In-Depth FSR Scrutiny Of M&A Transactions: DG Competition Enters The Arena

After an initial start-up phase for the EU Foreign Subsidies Regulation (FSR) in which we saw the European Commission (EC) targeting foreign bidders in public tender procedures, the EC's Directorate...
Belgium Corporate/Commercial Law
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After an initial start-up phase for the EU Foreign Subsidies Regulation (FSR) in which we saw the European Commission (EC) targeting foreign bidders in public tender procedures, the EC's Directorate General for Competition (DG Comp) opened its first in-depth FSR investigation into an M&A transaction on 10 June 2024. This is the first time the EC is investigating an acquirer having potentially received foreign subsidies in relation to a corporate deal. While responsibility for public tender investigations lies with DG Grow, DG Comp is dealing with transactions meeting the FSR thresholds and has recently installed a new Directorate K to deal with the larger than expected flow of incoming notifications.

The new investigation concerns the acquisition of a European telecommunications operator with activities in Bulgaria, Hungary, Slovakia and Serbia by a third country buyer. The target's Czech activities are excluded from the transaction. Apart from national merger control approvals, the acquirer still needs to obtain approval from the EC under the FSR as well. In its press release, the EC pointed out that the alleged subsidies take the form of an unlimited state guarantee and a loan from state-controlled banks directly facilitating the transaction.

The FSR requires a notification to be submitted where the target (or JV, or one of the merging parties) has at least €500 million in EU turnover and the undertakings concerned have received at least €50 million in foreign financial contributions in the 3 years prior to the conclusion of the relevant agreement. Notifiable transactions must receive EC approval under the FSR before they can close, creating a standstill obligation. The parties in this case will have to wait for the EC's decision before they can implement the deal.

The EC can adopt (i) a no objection decision; (ii) a commitments/redressive measures decision; or (iii) a decision prohibiting the concentration. Redressive measures and commitments can be structural (e.g. unwind an acquisition, divest assets or reduce capacity or market presence), or behavioural (e.g. offer access to or licence infrastructure on FRAND conditions, publicise R&D results, repay foreign subsidies with interest or adapt the governance structure).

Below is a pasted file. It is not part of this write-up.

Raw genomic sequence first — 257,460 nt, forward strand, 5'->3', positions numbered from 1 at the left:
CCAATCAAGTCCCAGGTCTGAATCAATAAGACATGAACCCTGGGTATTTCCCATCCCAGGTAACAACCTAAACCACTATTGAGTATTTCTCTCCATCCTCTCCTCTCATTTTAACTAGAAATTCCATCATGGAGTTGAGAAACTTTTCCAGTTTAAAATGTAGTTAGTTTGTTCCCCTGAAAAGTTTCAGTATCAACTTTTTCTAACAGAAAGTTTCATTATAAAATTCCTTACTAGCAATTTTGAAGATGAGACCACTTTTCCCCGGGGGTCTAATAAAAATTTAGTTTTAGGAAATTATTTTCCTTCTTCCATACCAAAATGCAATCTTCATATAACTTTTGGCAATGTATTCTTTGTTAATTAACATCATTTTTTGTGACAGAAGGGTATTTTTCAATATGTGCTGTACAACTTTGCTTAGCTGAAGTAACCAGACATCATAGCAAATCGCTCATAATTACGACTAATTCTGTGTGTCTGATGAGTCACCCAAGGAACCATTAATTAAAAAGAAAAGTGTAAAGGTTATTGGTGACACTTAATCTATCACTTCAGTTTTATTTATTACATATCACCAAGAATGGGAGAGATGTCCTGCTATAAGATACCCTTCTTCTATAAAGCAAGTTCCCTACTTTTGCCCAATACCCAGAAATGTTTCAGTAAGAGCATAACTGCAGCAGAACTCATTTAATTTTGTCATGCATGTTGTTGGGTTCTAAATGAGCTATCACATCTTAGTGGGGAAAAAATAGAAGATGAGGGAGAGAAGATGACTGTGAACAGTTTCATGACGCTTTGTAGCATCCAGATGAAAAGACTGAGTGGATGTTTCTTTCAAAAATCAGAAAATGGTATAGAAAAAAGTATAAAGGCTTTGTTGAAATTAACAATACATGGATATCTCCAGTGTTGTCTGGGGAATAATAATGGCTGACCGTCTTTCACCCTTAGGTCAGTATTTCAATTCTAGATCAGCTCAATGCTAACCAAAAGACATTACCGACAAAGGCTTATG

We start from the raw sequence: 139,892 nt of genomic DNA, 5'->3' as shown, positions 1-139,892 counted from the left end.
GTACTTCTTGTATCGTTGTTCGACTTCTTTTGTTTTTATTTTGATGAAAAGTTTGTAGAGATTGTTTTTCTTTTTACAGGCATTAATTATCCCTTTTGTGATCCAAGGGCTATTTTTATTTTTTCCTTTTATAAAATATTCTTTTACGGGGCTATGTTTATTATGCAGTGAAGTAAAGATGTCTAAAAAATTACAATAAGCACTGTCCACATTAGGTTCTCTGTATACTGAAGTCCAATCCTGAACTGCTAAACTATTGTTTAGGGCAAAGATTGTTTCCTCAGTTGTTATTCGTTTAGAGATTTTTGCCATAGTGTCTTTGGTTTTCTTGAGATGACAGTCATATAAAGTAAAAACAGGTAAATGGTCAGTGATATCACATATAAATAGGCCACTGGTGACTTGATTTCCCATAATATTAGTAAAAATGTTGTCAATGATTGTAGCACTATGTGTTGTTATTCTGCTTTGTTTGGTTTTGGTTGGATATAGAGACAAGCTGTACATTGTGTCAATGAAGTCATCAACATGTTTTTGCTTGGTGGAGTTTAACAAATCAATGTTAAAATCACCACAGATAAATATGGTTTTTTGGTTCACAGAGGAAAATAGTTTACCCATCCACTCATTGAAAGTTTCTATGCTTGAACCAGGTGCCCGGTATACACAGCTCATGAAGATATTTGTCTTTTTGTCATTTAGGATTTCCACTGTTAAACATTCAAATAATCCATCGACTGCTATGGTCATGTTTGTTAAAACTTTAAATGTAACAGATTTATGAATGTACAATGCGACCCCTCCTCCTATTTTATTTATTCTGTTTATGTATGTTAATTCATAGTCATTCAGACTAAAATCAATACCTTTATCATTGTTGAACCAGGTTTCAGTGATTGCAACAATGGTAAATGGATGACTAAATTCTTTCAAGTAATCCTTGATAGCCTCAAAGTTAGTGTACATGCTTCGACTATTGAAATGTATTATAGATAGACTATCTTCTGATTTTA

On a brighter note for companies, the EC may allow a transaction it would otherwise prohibit under the FSR based on a balancing of negative and positive effects (an option that is not available under the EU merger control rules). A positive effect could relate to an EU policy objective (e.g. environmental protection, digital transformation, jobs creation, promotion of R&D).

In my view, it is interesting that the previous FSR in-depth investigations in the public tenders field were resolved because the parties concerned withdrew their bids. Will the parties in this first FSR M&A case choose the same way out?

A withdrawal from a merger agreement might have more dramatic consequences for seller and acquirer than a withdrawal from a tender procedure. This will, of course, depend on the provisions foreseen in the SPA. This situation reiterates how important it is for companies contemplating M&A transactions to consider FSR compliance alongside merger control and foreign direct investment reviews. FSR needs to become part of due diligence and FSR clearances may need to be added to the list of regulatory conditions precedent, be considered in the context of deal timing and break fees and be built into representations & warranties as well as into disclosure schedules.

With this new investigation, the EC might be setting itself up for additional legal challenges regarding the FSR. We are already closely watching how a case recently lodged at the General Court plays out where the target of a dawn raid conducted under the FSR is challenging the EC's investigative powers. Another contentious issue is whether foreign governments will dispute the compatibility of the FSR with WTO law. Its supremacy over EC law is guaranteed by the Agreement establishing the WTO. The EC has so far maintained that the FSR closes a regulatory gap that, as EC Vice President Vestager stated here: "is only one of several legal instruments promoting fair international trade."

While these legal complexities continue to be debated, companies need to collect a significant quantity of data relating to their foreign financial contributions to be able to comply with the FSR. Our online platform FSR Solution facilitates clients to tackle this challenge.

A complete offering for the practical challenges of preparing notifications under the EU Foreign Subsidies Regulation (FSR) including collecting and analyzing financial contribution information and aggregating data for submission.

The content of this article is intended to provide a general guide to the subject matter. Specialist advice should be sought about your specific circumstances.

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